BOO! It’s Scary Time in Sedona!

Tlaquepaque’s chapel decked out for Dia de los Muertos.

Feeling freaky this month? Spend some time exploring Sedona’s and Jerome’s haunted past. You can dine with ghosts, try to capture spirits with your camera or honor the dead during Dia de los Muertos at Tlaquepaque. The real question is, are you brave enough?



Dia de los Muertos

Don’t fear the dead – honor them at Tlaquepaque’s Dia de los Muertos Celebration on Oct. 29. Dia de los Muertos, or Day of the Dead, is a traditional Mexican holiday that celebrates loved ones who have passed away. The Sedona event began in 2010, and it gets bigger and better every year. This year’s celebration kicks off with the Marigold Mural Project Oct. 25-29. Anyone, regardless of their artistic talent, can honor deceased friends, family or pets by contributing to the public mural from 11 a.m. to 5 p.m. Previous murals will be on display.

The Dia de los Muertos lineup includes aerial performers at Tlaquepaque and Tlaquepaque North; sugar-skull workshops from 2 to 5 p.m.; vendors selling food and Day of the Dead merchandise; face painting; altars; live music; and flamenco and ballet folklorico dancers. At Tlaquepaque, Anthony Mazzella and The Old Souls will perform with the Circus Farm Fire Dancers from 6 to 8 p.m. Across the street at Tlaquepaque North, check out Urban Electra, a rock ’n’ roll electric-string quartet, from 6 to 8 p.m. All performers will be in Day of the Dead makeup and, based on recent years, so will many of the visitors.

Tlaquepaque’s Dia de los Muertos Celebration takes place Oct. 29, 2-8 p.m. The event is free. For more information, visit or call 928-282-4838.

Haunted History

If you prefer your hauntings a bit more tongue and cheek, actor, tour guide and history buff Michael Peach will perform Haunted History at the Sedona Heritage Museum on Oct. 29 at 3 p.m. Most of the show is done in cowboy poetry form, though Michael will also read a Charles Dickens ghost story just for fun. One of his poems is about Richard Wilson, who was attacked and killed by a grizzly bear in 1885. Richard is the namesake for Sedona’s Wilson Canyon and Wilson Mountain. Then there’s the one about the “red ghost,” a camel abandoned by the U.S. Army in the 1850s that terrorized central Arizona, causing several deaths. Michael has lived in Sedona since 1983, and he’s passionate about Sedona’s myths, legends and unsolved mysteries. If you go to the show, ask him about the alleged murder at Van Deren Cabin.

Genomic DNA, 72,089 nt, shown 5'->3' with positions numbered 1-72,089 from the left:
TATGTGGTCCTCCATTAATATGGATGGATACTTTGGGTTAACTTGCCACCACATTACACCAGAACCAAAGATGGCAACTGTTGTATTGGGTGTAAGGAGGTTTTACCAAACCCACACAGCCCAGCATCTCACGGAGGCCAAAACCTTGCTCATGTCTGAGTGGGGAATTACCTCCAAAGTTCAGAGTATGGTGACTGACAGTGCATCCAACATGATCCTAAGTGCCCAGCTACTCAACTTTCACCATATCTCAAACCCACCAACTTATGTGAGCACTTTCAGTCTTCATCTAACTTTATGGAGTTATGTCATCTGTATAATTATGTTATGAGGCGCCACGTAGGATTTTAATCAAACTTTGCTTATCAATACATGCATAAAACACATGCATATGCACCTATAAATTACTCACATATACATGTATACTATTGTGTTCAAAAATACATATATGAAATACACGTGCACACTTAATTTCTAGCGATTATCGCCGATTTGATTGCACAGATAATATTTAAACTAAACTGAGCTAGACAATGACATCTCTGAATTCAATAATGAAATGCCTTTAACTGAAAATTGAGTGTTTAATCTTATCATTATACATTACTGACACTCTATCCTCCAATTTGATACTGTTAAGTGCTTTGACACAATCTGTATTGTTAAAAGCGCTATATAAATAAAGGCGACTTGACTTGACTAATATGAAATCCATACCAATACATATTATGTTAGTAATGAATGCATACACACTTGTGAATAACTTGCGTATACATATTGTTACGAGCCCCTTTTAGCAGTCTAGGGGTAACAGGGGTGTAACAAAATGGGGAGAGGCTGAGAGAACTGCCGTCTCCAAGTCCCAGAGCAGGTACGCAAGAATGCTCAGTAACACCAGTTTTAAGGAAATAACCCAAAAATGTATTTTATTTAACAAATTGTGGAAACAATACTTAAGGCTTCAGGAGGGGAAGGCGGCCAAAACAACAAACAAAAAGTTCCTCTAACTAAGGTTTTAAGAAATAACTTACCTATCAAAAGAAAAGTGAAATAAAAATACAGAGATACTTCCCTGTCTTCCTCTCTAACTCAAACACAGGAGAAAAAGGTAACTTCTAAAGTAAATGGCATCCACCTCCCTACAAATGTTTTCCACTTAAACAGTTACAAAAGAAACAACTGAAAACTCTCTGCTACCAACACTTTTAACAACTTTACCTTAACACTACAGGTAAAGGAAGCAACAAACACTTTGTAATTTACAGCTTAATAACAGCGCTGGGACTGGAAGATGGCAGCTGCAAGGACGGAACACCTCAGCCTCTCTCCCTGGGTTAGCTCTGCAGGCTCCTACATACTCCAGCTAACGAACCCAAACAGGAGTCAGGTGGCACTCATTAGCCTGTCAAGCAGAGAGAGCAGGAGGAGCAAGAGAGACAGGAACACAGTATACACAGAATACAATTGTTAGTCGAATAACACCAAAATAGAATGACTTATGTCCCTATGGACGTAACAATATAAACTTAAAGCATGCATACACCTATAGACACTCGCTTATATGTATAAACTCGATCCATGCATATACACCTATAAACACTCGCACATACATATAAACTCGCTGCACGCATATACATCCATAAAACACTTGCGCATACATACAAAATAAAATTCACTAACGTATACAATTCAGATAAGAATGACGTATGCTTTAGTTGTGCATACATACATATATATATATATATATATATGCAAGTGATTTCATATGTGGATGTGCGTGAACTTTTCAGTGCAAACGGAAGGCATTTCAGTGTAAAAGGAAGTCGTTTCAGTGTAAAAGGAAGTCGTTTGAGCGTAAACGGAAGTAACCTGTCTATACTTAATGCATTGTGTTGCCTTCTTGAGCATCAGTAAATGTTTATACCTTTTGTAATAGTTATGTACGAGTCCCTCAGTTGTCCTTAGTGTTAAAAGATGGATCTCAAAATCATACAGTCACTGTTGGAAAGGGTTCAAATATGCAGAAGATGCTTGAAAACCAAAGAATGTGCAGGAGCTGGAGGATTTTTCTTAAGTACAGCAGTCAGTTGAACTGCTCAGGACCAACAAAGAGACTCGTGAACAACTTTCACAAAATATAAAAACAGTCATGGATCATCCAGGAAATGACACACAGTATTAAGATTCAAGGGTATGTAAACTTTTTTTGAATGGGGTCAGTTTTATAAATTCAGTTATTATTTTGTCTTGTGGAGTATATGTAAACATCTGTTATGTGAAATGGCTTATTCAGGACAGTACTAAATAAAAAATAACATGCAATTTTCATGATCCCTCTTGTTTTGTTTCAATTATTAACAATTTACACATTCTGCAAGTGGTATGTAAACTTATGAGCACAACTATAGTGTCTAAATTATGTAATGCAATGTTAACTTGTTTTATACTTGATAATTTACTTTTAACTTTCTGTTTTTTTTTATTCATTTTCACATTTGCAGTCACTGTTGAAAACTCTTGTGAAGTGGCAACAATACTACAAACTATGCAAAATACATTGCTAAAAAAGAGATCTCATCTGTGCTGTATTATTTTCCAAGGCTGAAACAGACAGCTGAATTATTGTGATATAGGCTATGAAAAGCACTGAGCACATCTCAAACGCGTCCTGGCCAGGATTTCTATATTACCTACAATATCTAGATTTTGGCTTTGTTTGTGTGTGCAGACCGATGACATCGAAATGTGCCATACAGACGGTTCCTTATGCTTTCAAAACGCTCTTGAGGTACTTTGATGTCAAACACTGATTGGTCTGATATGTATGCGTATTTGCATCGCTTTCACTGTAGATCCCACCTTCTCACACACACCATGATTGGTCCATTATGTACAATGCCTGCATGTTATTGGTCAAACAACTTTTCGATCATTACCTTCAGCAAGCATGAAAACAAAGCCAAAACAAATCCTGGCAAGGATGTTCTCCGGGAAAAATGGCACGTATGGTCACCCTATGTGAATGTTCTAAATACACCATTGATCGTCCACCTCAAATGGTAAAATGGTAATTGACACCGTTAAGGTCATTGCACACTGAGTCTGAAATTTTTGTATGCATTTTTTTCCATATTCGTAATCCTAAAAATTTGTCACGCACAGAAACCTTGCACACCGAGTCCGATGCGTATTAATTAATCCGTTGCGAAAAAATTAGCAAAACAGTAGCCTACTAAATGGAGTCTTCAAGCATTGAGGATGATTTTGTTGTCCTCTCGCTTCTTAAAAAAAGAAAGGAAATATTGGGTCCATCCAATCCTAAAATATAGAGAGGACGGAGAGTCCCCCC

Haunted History takes place Oct. 29 at 3 p.m. at the Sedona Heritage Museum. Admission is $6. For more information, visit or call 928-282-7038.

Jerome Ghost Walk

Jay Kinsella, general manager of the Jerome Historical Society, has lived in Jerome since the 1970s. He’s also been a part of the Jerome Ghost Walk since it began in 2003. Jay says the mission of the Ghost Walk, which happens Oct. 7 and 8 from 6:30 to 9 p.m., is to get the word out about Jerome’s history without fabricating the facts. “We’ll be telling six stories this year, and we have the archives to prove them all – even the ones that are farfetched,” says Jay. “There’s some really juicy stuff in our archives.”

The tagline for this year’s walk is “Voices From Jerome’s Past: Gone But Not Forgotten.” During the event, participants will be escorted around town (the walk is not handicapped accessible, and walking shoes are mandatory) by an undertaker guide. The walk begins at Spook Hall and ends at the Bartlett Hotel with a visit to a staged cemetery along the way. Walkers will even witness a brawl between two soiled doves (leave the kiddies at home – Ghost Walk is PG-13). More than 30 actors in costume will participate in this year’s event. Tours depart every half hour and last about 50 minutes. Take note that the walk sells out almost every year. In early August, nearly 150 tickets had already been sold.

Though the walk celebrates its 13th anniversary this year, Jay says there’s no way the historical society will run out of material any time soon.  “We have the most extensive archives on mining history in northern Arizona,” says Jay. “Jerome was a rough town, and the Ghost Walk focuses on the seedier side. We’ve only touched the tip of the iceberg.”

The Jerome Ghost Walk happens Oct. 7 and 8. Tours start at 6:30 p.m., and the last tour departs at 9 p.m. Tickets are $15 for Friday and $20 for Saturday. Arrive at Spook Hall 30 minutes before your walk departs. For more details, visit or call 928-634-1066.

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